- The Washington Times - Monday, November 8, 2004

DALLAS, Ga. - When Alan and Linda Townsend were unhappy with the sprayed-on siding applied to their house, the frustrated couple launched a Web site to complain and to give other unsatisfied customers a forum.

Visitor postings to the Web site said the product, Spray on Siding, cracked, bubbled and buckled. For their efforts, the Townsends got slapped with a lawsuit by the product’s maker.

The federal case may help shape the boundaries of online speech. Companies routinely go after people they feel are maligning them on the Internet. Legal scholars say the Web site’s owners often don’t fight back.

In this dispute, North Carolina-based Alvis Coatings Inc., which supplied the siding product used in the Townsends’ $16,721 project, claims the couple’s Web site infringes on the company’s trademarks, defames its product and intentionally misleads and confuses consumers.

Alvis is seeking more than $75,000 in damages in addition to unspecified punitive damages and attorney fees.

Though neither side was looking for a brawl over speech rights, the lawsuit is headed that way, said Paul Levy, an attorney for Public Citizen, which agreed to help represent the Townsends.

The complaint filed by Alvis says the name of the Townsends’ Web site, spraysiding.com, “is confusingly similar” to the official Alvis site, sprayonsiding.com, as well as its trademark “Spray on Siding.” Mr. Levy argues that the Townsends have the right to use the domain name they purchased.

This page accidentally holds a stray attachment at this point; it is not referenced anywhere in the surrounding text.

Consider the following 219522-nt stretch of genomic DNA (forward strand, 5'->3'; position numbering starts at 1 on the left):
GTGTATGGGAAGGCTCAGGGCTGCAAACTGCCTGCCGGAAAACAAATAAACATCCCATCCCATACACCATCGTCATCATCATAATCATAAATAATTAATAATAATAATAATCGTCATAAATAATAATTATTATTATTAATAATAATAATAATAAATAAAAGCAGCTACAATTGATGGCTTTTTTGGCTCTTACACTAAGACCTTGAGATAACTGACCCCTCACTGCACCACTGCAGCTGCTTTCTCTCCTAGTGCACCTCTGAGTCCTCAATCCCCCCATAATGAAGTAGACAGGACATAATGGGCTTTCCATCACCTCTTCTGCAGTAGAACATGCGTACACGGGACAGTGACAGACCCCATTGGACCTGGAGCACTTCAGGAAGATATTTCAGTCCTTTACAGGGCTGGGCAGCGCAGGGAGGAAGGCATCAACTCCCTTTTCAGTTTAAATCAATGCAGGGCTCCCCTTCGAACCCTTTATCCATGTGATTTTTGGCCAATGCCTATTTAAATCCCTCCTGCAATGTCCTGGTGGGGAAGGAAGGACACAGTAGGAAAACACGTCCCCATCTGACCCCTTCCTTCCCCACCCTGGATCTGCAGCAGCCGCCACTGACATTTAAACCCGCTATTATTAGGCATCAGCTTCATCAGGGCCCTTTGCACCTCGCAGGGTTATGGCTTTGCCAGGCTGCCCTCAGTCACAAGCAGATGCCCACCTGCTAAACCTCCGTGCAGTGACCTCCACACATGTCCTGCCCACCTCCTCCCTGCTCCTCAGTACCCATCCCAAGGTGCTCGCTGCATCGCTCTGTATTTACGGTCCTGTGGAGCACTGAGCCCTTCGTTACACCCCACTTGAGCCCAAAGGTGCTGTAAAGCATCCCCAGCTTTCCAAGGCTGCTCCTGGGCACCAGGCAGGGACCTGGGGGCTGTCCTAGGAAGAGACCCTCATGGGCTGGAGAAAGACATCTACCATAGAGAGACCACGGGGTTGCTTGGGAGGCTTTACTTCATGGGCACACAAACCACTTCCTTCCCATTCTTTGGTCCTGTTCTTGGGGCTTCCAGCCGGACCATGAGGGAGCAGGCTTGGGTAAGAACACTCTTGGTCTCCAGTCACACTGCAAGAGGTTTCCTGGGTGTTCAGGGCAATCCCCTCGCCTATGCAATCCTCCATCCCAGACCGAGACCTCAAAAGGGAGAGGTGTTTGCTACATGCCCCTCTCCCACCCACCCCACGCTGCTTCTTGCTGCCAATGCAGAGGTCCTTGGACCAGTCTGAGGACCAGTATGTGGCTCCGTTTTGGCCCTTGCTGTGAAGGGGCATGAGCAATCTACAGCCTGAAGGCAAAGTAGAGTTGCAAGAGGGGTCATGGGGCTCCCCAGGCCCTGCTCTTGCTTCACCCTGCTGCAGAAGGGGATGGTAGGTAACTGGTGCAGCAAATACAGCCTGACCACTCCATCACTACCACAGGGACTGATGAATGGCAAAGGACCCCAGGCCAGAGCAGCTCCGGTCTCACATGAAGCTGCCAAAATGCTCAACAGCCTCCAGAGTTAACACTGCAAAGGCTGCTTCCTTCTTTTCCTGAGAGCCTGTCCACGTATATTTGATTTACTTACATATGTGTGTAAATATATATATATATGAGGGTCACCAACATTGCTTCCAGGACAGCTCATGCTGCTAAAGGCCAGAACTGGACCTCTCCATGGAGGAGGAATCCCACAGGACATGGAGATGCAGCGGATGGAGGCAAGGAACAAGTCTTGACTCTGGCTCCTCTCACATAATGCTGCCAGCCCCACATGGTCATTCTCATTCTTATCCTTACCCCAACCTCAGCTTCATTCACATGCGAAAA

Alvis’ lawsuit, filed in September in U.S. District Court in Charlotte, N.C., contends the Townsends are responsible for posting the “false, misleading and disparaging” comments on that message board.

Craig Hartman, Alvis’ chief operations manager, said his company sued the Townsends only after months of fruitless dealings with the couple.

“We truly want the people who use our product to be satisfied,” said Mr. Hartman, who said the company made three “formal generous offers” to the Townsends that were rejected.

Copyright © 2019 The Washington Times, LLC. Click here for reprint permission.

The Washington Times Comment Policy

The Washington Times welcomes your comments on Spot.im, our third-party provider. Please read our Comment Policy before commenting.

 

Click to Read More and View Comments

Click to Hide